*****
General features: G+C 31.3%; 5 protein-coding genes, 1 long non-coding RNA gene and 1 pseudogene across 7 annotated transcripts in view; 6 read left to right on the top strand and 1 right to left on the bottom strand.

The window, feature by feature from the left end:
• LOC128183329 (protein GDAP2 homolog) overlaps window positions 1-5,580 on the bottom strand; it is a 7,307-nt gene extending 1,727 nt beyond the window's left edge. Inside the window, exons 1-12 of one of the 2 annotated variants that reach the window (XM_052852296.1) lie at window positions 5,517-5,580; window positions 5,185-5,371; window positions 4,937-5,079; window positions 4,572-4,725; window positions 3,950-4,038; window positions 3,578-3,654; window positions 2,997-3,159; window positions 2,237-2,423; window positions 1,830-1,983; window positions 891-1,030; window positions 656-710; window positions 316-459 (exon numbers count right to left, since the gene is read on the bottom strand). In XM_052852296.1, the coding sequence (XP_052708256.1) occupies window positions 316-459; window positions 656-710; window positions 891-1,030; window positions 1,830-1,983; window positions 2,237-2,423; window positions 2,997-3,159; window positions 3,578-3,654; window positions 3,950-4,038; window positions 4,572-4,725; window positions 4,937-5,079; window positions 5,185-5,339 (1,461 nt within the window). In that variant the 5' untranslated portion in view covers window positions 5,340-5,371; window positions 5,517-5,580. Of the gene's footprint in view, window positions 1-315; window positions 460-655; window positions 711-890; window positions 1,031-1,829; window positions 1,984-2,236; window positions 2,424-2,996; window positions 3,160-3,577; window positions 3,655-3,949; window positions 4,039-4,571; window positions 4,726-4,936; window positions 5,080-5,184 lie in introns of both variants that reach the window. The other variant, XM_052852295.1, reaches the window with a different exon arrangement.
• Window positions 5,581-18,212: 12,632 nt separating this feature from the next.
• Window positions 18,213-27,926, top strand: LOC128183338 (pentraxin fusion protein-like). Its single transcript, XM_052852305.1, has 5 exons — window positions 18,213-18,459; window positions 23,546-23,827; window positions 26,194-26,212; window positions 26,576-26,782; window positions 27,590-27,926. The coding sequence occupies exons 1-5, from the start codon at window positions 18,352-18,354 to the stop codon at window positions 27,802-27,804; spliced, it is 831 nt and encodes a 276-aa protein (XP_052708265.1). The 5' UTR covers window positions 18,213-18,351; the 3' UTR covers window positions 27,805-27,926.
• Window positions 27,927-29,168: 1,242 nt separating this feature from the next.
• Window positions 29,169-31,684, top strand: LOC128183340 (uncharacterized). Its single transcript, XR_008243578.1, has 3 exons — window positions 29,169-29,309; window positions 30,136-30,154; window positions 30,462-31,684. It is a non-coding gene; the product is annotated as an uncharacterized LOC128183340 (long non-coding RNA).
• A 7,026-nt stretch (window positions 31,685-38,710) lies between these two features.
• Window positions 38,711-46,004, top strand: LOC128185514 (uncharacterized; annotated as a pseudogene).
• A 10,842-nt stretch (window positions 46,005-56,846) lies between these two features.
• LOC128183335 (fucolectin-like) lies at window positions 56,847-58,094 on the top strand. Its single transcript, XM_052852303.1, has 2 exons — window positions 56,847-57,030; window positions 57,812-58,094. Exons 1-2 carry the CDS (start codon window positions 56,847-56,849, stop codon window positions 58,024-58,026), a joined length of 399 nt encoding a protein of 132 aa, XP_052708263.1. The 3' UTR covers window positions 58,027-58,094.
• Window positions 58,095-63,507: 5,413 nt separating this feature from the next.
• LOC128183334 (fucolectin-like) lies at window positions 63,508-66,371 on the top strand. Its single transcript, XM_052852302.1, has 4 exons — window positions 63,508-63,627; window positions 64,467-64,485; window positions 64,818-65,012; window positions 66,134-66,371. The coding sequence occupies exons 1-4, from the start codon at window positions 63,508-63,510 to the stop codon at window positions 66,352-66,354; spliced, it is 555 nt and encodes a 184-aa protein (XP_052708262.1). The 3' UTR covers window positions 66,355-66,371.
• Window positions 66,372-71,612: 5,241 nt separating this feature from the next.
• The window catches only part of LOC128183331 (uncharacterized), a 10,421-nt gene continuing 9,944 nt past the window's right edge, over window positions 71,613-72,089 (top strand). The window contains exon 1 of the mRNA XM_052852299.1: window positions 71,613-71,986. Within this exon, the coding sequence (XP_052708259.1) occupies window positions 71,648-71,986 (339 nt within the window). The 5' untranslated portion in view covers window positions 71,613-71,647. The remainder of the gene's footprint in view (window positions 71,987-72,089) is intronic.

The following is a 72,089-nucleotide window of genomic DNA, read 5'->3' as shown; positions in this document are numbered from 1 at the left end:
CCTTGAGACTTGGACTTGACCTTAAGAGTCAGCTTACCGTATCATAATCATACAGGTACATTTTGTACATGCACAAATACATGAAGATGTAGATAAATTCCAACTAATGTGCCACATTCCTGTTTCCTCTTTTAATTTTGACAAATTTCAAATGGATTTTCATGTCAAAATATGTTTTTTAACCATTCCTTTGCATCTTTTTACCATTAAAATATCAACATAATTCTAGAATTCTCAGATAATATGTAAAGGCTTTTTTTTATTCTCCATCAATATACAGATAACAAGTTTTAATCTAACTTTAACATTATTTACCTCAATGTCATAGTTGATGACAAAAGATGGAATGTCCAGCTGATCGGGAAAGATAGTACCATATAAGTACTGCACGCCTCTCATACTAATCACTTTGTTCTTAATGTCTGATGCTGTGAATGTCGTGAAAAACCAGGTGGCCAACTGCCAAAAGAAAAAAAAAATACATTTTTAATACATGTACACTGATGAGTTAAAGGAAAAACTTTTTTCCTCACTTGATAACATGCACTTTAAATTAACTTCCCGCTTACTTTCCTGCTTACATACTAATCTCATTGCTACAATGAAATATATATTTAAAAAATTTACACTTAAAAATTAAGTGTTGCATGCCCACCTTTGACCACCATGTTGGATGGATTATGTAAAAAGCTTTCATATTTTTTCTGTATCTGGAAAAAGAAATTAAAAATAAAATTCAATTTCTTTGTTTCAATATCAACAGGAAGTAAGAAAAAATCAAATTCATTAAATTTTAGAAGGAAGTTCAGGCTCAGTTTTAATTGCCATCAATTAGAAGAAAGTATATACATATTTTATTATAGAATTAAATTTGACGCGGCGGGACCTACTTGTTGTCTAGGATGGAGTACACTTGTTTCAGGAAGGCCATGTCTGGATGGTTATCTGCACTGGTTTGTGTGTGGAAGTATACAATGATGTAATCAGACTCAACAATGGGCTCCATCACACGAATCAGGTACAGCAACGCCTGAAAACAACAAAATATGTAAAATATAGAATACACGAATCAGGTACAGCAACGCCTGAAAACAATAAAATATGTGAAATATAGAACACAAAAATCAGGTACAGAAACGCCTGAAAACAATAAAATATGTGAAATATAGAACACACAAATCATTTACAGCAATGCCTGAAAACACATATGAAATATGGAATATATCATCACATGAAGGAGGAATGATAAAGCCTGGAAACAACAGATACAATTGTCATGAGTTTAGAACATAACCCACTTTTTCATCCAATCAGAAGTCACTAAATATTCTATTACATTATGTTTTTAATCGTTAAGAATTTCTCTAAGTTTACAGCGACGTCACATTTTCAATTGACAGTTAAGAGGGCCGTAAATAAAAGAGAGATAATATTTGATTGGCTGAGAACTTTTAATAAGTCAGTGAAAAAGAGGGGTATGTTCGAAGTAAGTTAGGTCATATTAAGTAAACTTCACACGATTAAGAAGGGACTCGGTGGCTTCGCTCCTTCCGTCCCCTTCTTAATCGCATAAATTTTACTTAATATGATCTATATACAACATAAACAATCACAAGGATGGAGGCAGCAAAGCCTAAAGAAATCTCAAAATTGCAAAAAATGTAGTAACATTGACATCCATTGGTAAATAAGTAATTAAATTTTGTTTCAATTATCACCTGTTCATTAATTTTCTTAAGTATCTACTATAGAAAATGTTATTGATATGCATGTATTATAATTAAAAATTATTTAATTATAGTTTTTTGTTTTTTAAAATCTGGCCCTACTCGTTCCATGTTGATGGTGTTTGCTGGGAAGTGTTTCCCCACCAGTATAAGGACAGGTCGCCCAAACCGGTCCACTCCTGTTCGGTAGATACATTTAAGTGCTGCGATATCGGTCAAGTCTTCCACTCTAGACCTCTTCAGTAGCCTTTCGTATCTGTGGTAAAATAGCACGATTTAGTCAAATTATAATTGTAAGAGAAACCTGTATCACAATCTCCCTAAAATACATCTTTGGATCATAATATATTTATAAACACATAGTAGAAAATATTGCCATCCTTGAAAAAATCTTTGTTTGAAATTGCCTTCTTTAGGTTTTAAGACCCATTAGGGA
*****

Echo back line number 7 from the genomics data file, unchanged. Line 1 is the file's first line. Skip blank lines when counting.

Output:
• Window positions 29,169-31,684, top strand: LOC128183340 (uncharacterized). Its single transcript, XR_008243578.1, has 3 exons — window positions 29,169-29,309; window positions 30,136-30,154; window positions 30,462-31,684. It is a non-coding gene; the product is annotated as an uncharacterized LOC128183340 (long non-coding RNA).